That’s all, it’s very simple to achieve. The tutorial above is by no mean professional: Technical names and phrases are not necessarily accurate, and the method used is not necessarily the standard way. I’m just trying to share what I know and what I did with my own projects. Peace.

Gigabyte BRIX (Intel NUC) GB-XM12-3227 Review

So… the other day I bought this Gigabyte BRIX barebone which is basically an Intel NUC system, but manufactured by Gigabyte. I’ve tried the vanilla Intel NUC systems before and it worked great, except the older generation which had over-heating issue but resolved after adding a thermal pad to it as well as a firmware upgrade, but overall still pretty okay I guess.

Now, back to Gigabyte BRIX, specifically the GB-XM12-3227 model. I can’t talk about the other models as I have never used it before, so let’s just stick to this one.

All-and-all, it worked fine at first. It booted up Windows 10 without any problem, HDMI connected to the monitor without any problem, great resolution, etc. UNTIL I tried to use the web browser. Even though the internet status is “connected”, I still couldn’t use the damn internet on my browser.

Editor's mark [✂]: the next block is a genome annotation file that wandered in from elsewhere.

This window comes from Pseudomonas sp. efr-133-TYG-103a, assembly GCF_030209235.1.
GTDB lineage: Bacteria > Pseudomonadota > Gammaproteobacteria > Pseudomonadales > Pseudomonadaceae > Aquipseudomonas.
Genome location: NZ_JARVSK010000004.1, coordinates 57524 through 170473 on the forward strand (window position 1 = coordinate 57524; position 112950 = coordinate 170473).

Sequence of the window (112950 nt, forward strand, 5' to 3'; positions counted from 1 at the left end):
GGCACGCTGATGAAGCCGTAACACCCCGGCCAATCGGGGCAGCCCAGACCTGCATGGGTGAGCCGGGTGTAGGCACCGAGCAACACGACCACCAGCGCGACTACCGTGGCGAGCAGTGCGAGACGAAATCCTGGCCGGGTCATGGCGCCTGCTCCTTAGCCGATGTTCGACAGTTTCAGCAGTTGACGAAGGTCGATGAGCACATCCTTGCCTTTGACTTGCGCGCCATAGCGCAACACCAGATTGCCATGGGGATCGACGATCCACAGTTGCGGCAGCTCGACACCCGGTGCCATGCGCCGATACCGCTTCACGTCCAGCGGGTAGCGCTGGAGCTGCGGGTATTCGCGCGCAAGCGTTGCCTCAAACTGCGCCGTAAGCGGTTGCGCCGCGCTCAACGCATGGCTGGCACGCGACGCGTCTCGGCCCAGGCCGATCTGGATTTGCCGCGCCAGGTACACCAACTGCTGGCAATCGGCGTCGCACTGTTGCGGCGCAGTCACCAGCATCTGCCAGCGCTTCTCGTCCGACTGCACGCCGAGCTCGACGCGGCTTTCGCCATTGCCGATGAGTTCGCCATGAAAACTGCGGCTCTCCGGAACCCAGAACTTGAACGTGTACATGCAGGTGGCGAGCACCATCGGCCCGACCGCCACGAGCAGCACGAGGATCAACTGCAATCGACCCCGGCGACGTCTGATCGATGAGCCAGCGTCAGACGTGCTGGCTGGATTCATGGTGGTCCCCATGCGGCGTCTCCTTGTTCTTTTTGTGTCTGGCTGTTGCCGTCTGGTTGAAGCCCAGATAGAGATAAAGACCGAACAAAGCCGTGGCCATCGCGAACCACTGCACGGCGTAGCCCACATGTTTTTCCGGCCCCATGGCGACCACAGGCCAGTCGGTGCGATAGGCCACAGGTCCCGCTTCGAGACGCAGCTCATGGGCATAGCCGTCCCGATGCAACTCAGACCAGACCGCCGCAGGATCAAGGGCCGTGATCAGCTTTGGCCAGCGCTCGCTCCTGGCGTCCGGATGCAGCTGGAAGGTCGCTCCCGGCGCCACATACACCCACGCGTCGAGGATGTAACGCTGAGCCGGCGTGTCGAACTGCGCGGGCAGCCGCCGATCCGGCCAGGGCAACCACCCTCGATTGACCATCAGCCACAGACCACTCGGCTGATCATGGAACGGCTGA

After hours and hours of research and trials, I realized that the issue is the firmware. Not only it’s old (from 2013), but it’s supposedly for Windows 8.1, and not Windows 10. Went to Gibabyte’s website to look for the latest drivers, and guess what, they only have firmware updates up to 2014, so still, no Windows 10 support.

Further more, I downloaded the latest BIOS and tried to flash it, only to realize the BIOS utility doesn’t support 64-bit Windows, because it is a god-damn Windows XP Service Pack 2 executable file!

Then, I went to Windows 10’s Device Manager and check out my wireless network adapter’s properties. This is when I realized the WiFi adapter only supports up to IEEE 802.11b/g and not the newer IEEE 802.11b/g/n, which unfortunately is what I set on my router. So then I moved over to my router’s admin page and changed the Transmission Mode to the appropriate setting.

I have no idea what’s causing this. Outdated BIOS? Outdated drivers? I have no idea.

However, despite able to connect to the internet now, the speed is still very limited. Often time it took roughly 20 seconds or more just to load a web page.